3:20 pm May 15, 2015 – Update
Hannah’s parents met this afternoon with the school superintendent, principal, and vice-principal. Nicola reports the school has apologized for the lack of urgency and communication; has pledged to arrange a restorative justice process, including parents, with professionals; and will institute new protocols for teachers around dealing with issues of a sexual nature. This sounds like a good first step on the way to some positive changes.
12:00 pm May 15, 2015 – This post has been updated at Nicola’s request to remove identifying information.
10 year-old Sexual Bullying Victim is Afraid to Return to School
Hannah loves going to school but now the Ontario fourth-grader is too scared to return, and her mother Nicola can’t blame her. On Monday, Hannah experienced the second of two incidents of bullying with a disturbingly sexual tone. A group of fourth-graders was approached at recess by four grade 7 students, and verbally harassed. One of the boys allegedly told Hannah that he was going to “shove a lollipop up her a**” and make her “suck [his] d***.”
Hannah’s mother spoke to the school principal, and although the boy admitted to the incident, as far as she knows no further action was taken by the school. As of Wednesday, Nicola’s calls to the superintendent and her school trustee have not been returned, and the principal did not respond to a request for comment for this post.
In frustration, Nicola wrote about the incident on her Facebook page, only to have a friend’s comment reported to the police as a threat. A police officer subsequently contacted Nicola and informed her they have determined there was no “malice” in the boy’s comment and they have cautioned him about his language.
In the earlier incident, a 10 year-old boy lifted Hannah’s skirt and touched her genitals during a soccer game. The school told Nicola this happened accidentally, and Hannah now blames herself for wearing a skirt.
As a child and youth counselor with 20 years’ experience advocating for other people’s children, Nicola says, “I never thought I would be in this position, feeling so helpless,” when it came to her own child. “I have a scared little girl who is refusing to return to school, and I support her decision.”
Nicola is adamant this is not about retribution or making an example of the boys involved. “It’s the bigger picture of the systemic problem that I need to be addressed.” The school has offered to assign a teacher to supervise Hannah at all times, but Nicola feels singling out her daughter does nothing to address the underlying problem. “I told [the principal] ‘You’ve created a culture where this behaviour is accepted, and that needs to change.’”
According to the Ontario Human Rights Code, sexual harassment includes “using rude or insulting language or making comments toward girls and women” and “bullying based on sex or gender,” and education providers have a legal duty to prevent and respond to such behaviour.
Sexual harassment, in person and online, is a serious issue in today’s schools. Students who experience sexual bullying can face depression, anxiety; they may stop taking part in school activities or going to school altogether, as Hannah has; and they may contemplate or complete suicide. We have seen the impact of this kind of bullying time and time again in tragedies such as the suicide of Rehtaeh Parsons.
The perpetrators of sexual harassment are also affected by their own behaviour. When CityTV News’ Shauna Hunt was verbally harassed by men shouting gender-based obscenities at a Toronto FC match, she took action. One of the men has since been fired by his employer, and several may face criminal charges. Hannah’s mother points to this incident as an example of the potential consequences of the students involved not being held accountable for their behaviour at a young age.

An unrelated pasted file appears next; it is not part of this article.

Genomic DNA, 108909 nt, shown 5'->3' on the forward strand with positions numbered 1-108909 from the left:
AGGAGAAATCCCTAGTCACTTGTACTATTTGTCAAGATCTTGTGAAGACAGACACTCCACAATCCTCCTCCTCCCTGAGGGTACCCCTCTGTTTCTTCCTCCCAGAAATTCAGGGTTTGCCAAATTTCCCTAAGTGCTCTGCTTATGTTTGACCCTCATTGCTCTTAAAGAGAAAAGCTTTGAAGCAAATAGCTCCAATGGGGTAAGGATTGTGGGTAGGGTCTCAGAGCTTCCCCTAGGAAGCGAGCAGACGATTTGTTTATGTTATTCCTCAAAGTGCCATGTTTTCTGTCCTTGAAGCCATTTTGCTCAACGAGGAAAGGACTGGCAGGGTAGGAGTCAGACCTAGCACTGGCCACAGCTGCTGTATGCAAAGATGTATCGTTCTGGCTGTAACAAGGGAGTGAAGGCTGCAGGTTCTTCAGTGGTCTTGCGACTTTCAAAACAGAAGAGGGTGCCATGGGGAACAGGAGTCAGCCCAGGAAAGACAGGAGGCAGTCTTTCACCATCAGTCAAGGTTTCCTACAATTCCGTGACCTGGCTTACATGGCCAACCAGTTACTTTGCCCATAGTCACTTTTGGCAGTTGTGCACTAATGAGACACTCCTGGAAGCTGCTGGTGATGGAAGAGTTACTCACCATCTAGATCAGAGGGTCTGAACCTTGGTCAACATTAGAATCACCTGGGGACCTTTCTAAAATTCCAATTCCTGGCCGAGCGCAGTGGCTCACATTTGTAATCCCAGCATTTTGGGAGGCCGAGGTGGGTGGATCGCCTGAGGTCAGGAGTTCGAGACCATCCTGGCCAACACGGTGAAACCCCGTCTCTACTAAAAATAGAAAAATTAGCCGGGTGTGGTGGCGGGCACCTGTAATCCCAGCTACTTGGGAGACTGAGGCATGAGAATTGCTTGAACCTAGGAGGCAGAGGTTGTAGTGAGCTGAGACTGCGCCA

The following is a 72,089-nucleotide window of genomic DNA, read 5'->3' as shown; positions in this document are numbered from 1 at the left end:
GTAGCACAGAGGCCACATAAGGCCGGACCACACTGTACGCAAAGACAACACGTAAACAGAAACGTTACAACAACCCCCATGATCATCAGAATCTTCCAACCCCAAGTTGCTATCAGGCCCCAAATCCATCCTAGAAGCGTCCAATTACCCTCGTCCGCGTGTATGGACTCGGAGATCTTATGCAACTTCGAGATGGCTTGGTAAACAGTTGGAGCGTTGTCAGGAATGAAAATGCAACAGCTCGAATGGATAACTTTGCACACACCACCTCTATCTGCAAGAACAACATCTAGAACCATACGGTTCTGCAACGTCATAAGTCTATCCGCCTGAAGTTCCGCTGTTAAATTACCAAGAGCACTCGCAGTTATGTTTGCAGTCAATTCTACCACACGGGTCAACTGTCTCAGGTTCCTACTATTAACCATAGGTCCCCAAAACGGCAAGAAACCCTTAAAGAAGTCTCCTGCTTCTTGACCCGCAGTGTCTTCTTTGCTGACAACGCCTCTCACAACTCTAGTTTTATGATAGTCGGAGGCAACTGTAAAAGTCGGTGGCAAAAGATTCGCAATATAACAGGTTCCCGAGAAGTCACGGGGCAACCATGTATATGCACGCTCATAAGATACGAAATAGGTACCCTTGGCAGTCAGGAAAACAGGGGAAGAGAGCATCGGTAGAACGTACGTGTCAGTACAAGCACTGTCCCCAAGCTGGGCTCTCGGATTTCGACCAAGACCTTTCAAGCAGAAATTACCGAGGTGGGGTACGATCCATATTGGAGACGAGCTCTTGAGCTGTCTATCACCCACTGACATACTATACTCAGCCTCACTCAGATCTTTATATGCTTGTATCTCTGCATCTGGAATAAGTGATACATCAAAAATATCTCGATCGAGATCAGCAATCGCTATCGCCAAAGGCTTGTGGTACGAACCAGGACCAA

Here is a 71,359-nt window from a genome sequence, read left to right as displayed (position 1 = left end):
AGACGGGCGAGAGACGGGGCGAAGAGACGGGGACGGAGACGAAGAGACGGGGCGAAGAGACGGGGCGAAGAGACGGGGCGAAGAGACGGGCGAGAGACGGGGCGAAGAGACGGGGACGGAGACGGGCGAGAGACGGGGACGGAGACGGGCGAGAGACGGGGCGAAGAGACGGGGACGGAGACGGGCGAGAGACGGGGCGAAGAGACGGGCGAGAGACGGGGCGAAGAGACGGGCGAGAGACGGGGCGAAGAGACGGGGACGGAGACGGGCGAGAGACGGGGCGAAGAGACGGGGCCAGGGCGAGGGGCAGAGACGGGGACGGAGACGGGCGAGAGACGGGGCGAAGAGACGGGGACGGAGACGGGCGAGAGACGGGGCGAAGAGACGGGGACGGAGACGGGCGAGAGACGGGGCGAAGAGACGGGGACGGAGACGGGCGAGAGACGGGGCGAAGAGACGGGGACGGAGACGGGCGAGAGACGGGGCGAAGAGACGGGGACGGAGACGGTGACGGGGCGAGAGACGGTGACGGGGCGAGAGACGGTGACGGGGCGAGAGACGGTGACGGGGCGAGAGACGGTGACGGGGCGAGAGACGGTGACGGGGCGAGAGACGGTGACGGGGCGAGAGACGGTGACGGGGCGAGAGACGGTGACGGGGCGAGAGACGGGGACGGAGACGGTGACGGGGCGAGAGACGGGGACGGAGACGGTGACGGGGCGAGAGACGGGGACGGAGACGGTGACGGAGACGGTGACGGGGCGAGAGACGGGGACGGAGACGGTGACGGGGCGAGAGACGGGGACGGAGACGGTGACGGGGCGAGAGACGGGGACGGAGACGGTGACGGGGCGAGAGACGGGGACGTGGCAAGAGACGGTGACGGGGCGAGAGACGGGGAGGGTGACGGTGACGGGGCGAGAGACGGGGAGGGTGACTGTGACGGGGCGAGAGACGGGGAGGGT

The 2015 Ontario Health and Physical Education curriculum taking effect in September will address gender and sex-based bullying and cyber-bullying starting in grade 4. To prevent sexual harassment, children need to understand that it is no laughing matter. The new curriculum will teach them about their rights and responsibilities, how to recognize abusive language and situations, and how to respond if someone is being harassed.
For now, all Nicola wants is for her daughter to feel safe at school again.
What would you do if you were in Nicola’s situation? What about as the parent of the perpetrator?
Have you ever been in a similar situation?
Although I can certainly understand Hannah wanting to stay home, by doing so she is allowing herself to continue to be a victim. There is no easy or efficient answer as to how to stop bullying but hiding is not one of the approaches that should be chosen. Bullies are bred in the home and the young man who behaved in this manner has most likely been taught this behaviour from a very early age. The fact that there is no mention of his parents siding with Nicola and demanding the removal of the principal from her current position speaks to this. His parents are most likely sheltering him and by doing so are enabling him from taking responsibility for his despicable actions. The article says Hannah was touched in an earlier incident. This is assault. The boy should be charged and brought before the courts to learn first hand what his future holds should he continue to believe he has done nothing wrong and intended no malice. It seems everyone, from the boys parents to the principal to the superintendent to the school trustee to the police, are not taking advantage of a very valuable learning opportunity for not only this young man but his friends as well, by suspending him from school under Conduct Unbecoming … If this is the boys first offence he has certainly learned how to get away with it. Hannah, surround yourself with your friends and their friends and their friends friends and return to school with your head high. You have done nothing wrong. Every girl in this school, every parent of every child in this school should march and demand an administrator who they are confident will protect their children from every form of bullying.